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Sinn Féin President Mary Lou McDonald said the result showed the "absolute disregard for the people of Ireland", and that no-deal planning needed to be intensified.

SDLP leader Colum Eastwood said his party was extremely disappointed that the deal had been rejected again and called for an extension to Article 50: the legal process that triggered the Brexit process, in order to avoid a no-deal exit.

Ulster Unionist MEP Jim Nicholson urged "calm heads" and that a short technical extension should be "seriously considered", while Alliance leader Naomi Long called for another referendum as "a matter of urgency".

"The clearest, most coherent and most democratic route through this impasse lies with a people's vote, including both the prime minister's deal and the Remain option," she said.

What has the Irish government said?

Tánaiste (Irish deputy PM) Simon Coveney said a no-deal Brexit "looks closer now than it did a few hours ago", because of the result.

In an interview with Irish national broadcaster RTÉ, he stressed that the focus must be on London, adding that's "where the crisis is".

He said the Irish government had already done a large amount of no-deal planning, with its omnibus no-deal bill currently going through the Oireachtas (Irish houses of parliament.)

How have business and farming groups reacted?

In a joint statement, the UK's four farming union presidents, including Ivor Ferguson of Ulster Farmers' Union, said it is "critical" that a clear strategy is now identified to try and find a deal that Parliament can support.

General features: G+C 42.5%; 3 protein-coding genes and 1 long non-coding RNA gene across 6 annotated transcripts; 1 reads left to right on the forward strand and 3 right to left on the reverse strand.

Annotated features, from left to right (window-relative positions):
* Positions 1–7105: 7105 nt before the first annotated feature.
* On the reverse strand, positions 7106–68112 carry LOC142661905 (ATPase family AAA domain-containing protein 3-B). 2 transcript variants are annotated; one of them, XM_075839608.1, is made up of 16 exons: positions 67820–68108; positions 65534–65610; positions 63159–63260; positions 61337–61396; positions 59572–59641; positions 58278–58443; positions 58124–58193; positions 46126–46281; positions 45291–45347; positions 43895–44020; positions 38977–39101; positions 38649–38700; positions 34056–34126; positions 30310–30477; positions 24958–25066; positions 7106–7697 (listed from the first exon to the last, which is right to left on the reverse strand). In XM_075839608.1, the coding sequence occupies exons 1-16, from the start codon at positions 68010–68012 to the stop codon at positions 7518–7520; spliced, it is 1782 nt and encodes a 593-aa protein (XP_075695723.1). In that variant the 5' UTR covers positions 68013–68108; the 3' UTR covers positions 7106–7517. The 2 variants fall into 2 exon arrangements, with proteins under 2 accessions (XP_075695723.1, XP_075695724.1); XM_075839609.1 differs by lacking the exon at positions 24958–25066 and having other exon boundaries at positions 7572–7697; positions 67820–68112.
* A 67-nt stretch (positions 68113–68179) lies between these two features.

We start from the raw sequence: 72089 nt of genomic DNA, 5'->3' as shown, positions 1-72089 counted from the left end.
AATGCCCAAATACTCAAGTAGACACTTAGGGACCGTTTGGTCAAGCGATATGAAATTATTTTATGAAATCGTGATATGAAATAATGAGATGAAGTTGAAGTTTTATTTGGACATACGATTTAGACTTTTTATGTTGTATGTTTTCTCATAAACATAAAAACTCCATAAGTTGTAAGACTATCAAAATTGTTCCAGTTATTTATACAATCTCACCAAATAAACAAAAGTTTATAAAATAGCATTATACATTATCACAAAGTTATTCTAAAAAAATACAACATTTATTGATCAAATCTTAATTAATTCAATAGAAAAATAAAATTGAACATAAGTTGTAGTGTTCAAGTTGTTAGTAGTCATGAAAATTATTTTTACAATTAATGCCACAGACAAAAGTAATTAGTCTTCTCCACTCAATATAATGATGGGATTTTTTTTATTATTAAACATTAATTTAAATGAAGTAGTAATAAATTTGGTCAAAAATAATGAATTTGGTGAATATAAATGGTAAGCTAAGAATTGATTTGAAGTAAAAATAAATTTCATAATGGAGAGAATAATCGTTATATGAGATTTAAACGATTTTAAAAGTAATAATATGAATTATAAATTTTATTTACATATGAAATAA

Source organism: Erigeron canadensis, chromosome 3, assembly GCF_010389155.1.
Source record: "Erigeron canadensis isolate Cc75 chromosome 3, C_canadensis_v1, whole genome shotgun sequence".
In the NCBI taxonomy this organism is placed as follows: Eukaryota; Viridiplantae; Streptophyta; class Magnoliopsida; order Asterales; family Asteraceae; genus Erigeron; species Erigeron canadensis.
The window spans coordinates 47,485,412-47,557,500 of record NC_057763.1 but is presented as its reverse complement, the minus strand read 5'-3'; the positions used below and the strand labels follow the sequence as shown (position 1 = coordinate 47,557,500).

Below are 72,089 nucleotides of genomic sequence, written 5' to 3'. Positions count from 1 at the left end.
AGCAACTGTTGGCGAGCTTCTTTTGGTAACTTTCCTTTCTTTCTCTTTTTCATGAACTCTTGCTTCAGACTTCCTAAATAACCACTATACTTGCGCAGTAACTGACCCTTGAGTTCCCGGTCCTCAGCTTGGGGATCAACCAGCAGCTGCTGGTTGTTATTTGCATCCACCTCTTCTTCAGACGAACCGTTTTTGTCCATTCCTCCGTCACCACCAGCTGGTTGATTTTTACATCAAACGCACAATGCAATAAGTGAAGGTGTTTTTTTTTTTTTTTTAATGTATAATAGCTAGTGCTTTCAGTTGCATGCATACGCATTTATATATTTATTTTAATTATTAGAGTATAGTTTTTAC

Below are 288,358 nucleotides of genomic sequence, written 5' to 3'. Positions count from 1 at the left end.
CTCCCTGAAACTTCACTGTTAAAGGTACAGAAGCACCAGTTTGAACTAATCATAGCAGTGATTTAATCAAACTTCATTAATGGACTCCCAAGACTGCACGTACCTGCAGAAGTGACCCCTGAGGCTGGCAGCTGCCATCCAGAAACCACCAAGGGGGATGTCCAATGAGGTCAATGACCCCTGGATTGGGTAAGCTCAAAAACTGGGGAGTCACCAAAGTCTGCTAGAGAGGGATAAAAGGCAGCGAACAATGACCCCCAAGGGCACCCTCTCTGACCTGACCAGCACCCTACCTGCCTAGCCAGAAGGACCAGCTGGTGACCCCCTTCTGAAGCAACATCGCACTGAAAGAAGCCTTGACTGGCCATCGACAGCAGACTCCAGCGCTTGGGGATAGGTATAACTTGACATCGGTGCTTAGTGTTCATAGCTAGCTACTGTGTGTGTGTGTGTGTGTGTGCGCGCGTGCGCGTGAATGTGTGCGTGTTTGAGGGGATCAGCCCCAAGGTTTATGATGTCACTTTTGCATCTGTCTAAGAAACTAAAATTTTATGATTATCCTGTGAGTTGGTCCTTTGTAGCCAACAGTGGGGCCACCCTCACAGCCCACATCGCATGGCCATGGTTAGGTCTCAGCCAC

The Federation of Small Businesses in NI said the result had "further heightened uncertainty" and was another setback for businesses.

The NI Retail Consortium said that retailers are "now simply beyond frustration at the lack of certainty and clarity over future trading", while Retail NI called for an extension of Article 50 as well.

"Every element of the Northern Ireland business community, trade unions and voluntary sector is speaking with one very clear voice on Brexit - we need a deal," said Glyn Roberts, its chief executive.

Why is the Irish border the focus in all of this?

The UK is set to leave the EU on 29 March 2019 after voting to leave in 2016.

The UK and EU have been engaged in negotiations for two years, with the issue of the Irish border the sticking point.

Both sides committed to avoid a hard Irish border - the return of checks or physical infrastructure - along the 310-mile frontier between Northern Ireland and the Republic of Ireland.

They agreed to a backstop: an insurance policy to maintain an open border unless and until another solution is found.

But the DUP and other parties at Westminster argued that the backstop posed a risk to the integrity of the union by creating an "Irish Sea border", and secondly, that it tied the UK to EU rules indefinitely with no say in them.

But a majority of business and farming groups in Northern Ireland, as well as other political parties, had supported the backstop and the government's deal.

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Confused by Brexit jargon? Reality Check unpacks the basics

An EU spokesperson said officials were disappointed that the UK government has been unable to ensure a majority for the deal.

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"On the EU side we have done all that is possible to reach an agreement," it added.